FireTheLooserTeam captain
     
  • @rhineshark (Comment 12) : Problem is that at this level you cannot just blow the opposition’s forwards away – all the top teams have forwards as big and strong as yours.

    It means you need to start playing more intelligently, add some unpredictability to your attack – manufacture some mismatches for your strike runners to exploit.

    Everyone can predict what the Boks will do 5 moves ahead, and adjust their defences accordingly.

  • Comment 15, posted at 06.09.12 09:19:54 by Bokhoring Reply

    BokhoringSuper Rugby player
     
  • give it time, if HM makes one or two adjustments after every game then at least we’ll get there by end of year tour, as long as he gives the young guys some game time of the bench.he isn’t doing it right now but he will have to some time.

  • Comment 16, posted at 06.09.12 09:21:02 by MJ Reply

    MJUnder 21 player
     
  • @rhineshark (Comment 12) : Our forwards played fine in the first 4 games under HM, it was only the second Argentina game that we were outplayed in the forwards, but that’s probably because it took other teams only 4 games to figure out exactly what HM wants his team to do.

  • Comment 17, posted at 06.09.12 09:52:31 by Letgo Reply
    Author
    LetgoTeam captain
     
  • @Letgo (Comment 17) : And when a single forward runs into two forwards from the opposite team, guess who uses the most energy.

    HM’s gameplan is not very ergonomic, hence all the injuries.

    Forward run into wall, fight to keep possession, chase ball to regain possession, scrum, fight to keep possession, Forward run into wall, fight to keep possession, run to regain possession, lineout, fight to drive it up from the lineout…repeat.

    Guess who’s doing all the work on the field, for the full 80 minutes. Our forwards have to be the biggest, fittest, fastest, strongest…can anybody tell me why we have a backline?

  • Comment 18, posted at 06.09.12 10:24:15 by FireTheLooser Reply

    FireTheLooserTeam captain
     
  • @Letgo (Comment 17) : I disagree completely…the only time this “gameplan” seems to work is when the opposition forwards are 1. smaller than ours 2. are really NOT mentally prepared for the physicality of the contest.

    everyone keeps raving about te 1st half of the jo’burg test and the reason we looked so fantastic was that the Pom forwards were being DEMOLISHED by our forwards, mainly alberts. Question is what happened in the 2nd half? why couldn’t we sustain the momemntum and rampage to a big score?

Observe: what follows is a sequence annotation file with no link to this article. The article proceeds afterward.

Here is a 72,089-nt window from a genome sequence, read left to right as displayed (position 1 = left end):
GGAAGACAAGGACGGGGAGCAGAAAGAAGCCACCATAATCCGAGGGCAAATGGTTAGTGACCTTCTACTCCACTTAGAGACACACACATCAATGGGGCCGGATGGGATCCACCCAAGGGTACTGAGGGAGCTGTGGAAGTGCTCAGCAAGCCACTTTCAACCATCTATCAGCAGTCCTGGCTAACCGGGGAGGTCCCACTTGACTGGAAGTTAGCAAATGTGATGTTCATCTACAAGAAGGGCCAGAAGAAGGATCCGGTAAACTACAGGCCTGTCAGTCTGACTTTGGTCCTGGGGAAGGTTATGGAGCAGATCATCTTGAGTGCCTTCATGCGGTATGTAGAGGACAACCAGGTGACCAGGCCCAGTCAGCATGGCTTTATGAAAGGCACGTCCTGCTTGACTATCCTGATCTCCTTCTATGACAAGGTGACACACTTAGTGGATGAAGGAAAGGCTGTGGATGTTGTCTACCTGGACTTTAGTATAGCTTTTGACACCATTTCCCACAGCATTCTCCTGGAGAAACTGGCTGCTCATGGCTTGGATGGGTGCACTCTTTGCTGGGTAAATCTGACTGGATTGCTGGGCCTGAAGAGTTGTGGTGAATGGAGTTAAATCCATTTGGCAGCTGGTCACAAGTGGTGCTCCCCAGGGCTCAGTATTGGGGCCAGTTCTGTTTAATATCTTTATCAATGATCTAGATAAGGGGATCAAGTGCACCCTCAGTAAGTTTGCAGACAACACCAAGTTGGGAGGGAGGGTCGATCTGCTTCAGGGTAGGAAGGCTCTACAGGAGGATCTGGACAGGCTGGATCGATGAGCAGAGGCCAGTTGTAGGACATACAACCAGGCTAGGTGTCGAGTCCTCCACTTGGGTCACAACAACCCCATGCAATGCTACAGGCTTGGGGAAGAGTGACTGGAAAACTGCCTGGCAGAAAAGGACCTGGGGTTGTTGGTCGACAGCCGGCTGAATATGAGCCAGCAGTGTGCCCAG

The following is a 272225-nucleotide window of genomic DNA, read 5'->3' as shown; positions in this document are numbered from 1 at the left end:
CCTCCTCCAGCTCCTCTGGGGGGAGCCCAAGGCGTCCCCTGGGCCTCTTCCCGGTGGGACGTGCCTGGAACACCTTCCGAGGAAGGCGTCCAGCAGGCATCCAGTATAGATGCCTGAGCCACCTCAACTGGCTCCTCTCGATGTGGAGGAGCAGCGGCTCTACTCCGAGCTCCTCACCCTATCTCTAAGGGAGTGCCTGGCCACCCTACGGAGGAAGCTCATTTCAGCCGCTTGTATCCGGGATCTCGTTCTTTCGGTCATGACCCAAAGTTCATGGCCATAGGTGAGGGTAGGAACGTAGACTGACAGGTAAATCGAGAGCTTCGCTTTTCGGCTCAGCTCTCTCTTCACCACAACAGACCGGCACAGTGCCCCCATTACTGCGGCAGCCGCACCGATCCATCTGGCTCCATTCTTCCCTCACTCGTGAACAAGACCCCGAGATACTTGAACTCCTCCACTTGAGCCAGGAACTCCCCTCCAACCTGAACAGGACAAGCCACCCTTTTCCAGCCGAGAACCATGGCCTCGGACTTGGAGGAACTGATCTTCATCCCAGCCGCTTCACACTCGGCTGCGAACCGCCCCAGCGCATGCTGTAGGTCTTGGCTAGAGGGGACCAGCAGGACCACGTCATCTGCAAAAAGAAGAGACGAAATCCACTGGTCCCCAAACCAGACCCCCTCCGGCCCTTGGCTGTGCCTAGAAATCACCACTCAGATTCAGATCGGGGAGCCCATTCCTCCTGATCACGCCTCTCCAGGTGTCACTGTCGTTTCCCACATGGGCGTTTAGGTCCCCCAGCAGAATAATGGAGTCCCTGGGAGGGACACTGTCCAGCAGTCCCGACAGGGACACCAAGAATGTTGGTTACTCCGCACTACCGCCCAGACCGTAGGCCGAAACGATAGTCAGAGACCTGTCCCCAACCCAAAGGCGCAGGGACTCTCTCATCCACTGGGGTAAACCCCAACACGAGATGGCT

as soon as the Argies stepped up and got fire in their bellies in Mendoza the Boks were like headless chickens..

    in the 3rd Test in PE where Lancaster included Haskell & Waldrom because of injuries to Robshaw and others the Poms matched and slightly got the better of Marcell, Pottie & Spies deputised by Kanko & Keegan…

    it is stupid to go around talking about “my mantra is execution over innovation, i believe we have to FORCE our gameplan on the opposition and because we need gain line dominance to achieve our goals i’m picking Pottie because he is heavier”

    rubbish.

  • Comment 19, posted at 06.09.12 10:40:47 by Megatron Reply

    MegatronSuper Rugby player
     
  • @FireTheLooser (Comment 18) : I think all SA rugby coaches should go on a basic physics course.

    They should also study proponents of martial arts and wrestling where you subdue your opponent through good technique, and not just pure brute force.

  • Comment 20, posted at 06.09.12 10:59:02 by Bokhoring Reply

    BokhoringSuper Rugby player
     
  • @Bokhoring (Comment 20) : Imagine having a guy of Alberts’ size running at you, you’ll hustle to get one or two of your buddies to try and stop him, when all of a sudden he pulls the skills of Keegan on ya’ and offloads to a supporting player as he spins way from the point of contact.

    Three players are taken out of the defensive line and he’s put a guy into space without having suffered a concussion.

    Now I don’t mind watching Alberts running through three defenders the whole game, but eventually the guy will fall apart.

  • Comment 21, posted at 06.09.12 11:18:03 by FireTheLooser Reply

    FireTheLooserTeam captain
     
  • @Megatron (Comment 19) : @rhineshark (Comment 12) : I know our forwards aren’t being used in the best way, but up until the last test they were the best thing we had going for us, because they are strong and skilled players.

    I was replying to rhineshark’s comment – Even Carter would struggle behind this pack – which I think it absolute nonsense. Morne Steyn got plenty of good ball that he did nothing with, which much be discouraging for the forwards.

    Ruan Pienaar with Pat Lambie/Elton Jantjies/Johan Goosen would definitely make a huge difference regardless of which players Meyer chooses to play in the forwards.

    Firstly, these players are more talented better thinking half-backs, who will if you give them half a chance create something.

    Secondly, if Meyer does select these players, it must mean that he is stepping out of his – kick every ball we get – thinking. (Aside from maybe Goosen, because I don’t think Meyer picked him for any other reason, but to kick the ball really far, as he can do.)

  • Comment 22, posted at 06.09.12 12:27:27 by Letgo Reply
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    LetgoTeam captain